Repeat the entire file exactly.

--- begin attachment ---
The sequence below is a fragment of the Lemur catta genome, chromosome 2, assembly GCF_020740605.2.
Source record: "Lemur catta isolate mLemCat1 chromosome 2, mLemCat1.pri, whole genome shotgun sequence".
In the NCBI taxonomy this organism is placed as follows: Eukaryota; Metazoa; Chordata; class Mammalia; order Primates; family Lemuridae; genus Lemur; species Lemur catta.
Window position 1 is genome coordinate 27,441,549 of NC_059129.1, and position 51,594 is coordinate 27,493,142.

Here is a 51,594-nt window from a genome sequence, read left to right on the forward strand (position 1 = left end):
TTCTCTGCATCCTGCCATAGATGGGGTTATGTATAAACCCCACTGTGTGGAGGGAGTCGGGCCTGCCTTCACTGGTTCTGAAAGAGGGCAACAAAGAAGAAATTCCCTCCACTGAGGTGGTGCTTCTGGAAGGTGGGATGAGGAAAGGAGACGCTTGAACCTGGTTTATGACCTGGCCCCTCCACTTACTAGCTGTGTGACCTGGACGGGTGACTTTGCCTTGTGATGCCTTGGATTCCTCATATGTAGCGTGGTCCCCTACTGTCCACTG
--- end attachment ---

The sequence below is a fragment of the Lemur catta genome, chromosome 2, assembly GCF_020740605.2.
Source record: "Lemur catta isolate mLemCat1 chromosome 2, mLemCat1.pri, whole genome shotgun sequence".
In the NCBI taxonomy this organism is placed as follows: Eukaryota; Metazoa; Chordata; class Mammalia; order Primates; family Lemuridae; genus Lemur; species Lemur catta.
Window position 1 is genome coordinate 27,441,549 of NC_059129.1, and position 51,594 is coordinate 27,493,142.

Here is a 51,594-nt window from a genome sequence, read left to right on the forward strand (position 1 = left end):
TTCTCTGCATCCTGCCATAGATGGGGTTATGTATAAACCCCACTGTGTGGAGGGAGTCGGGCCTGCCTTCACTGGTTCTGAAAGAGGGCAACAAAGAAGAAATTCCCTCCACTGAGGTGGTGCTTCTGGAAGGTGGGATGAGGAAAGGAGACGCTTGAACCTGGTTTATGACCTGGCCCCTCCACTTACTAGCTGTGTGACCTGGACGGGTGACTTTGCCTTGTGATGCCTTGGATTCCTCATATGTAGCGTGGTCCCCTACTGTCCACTG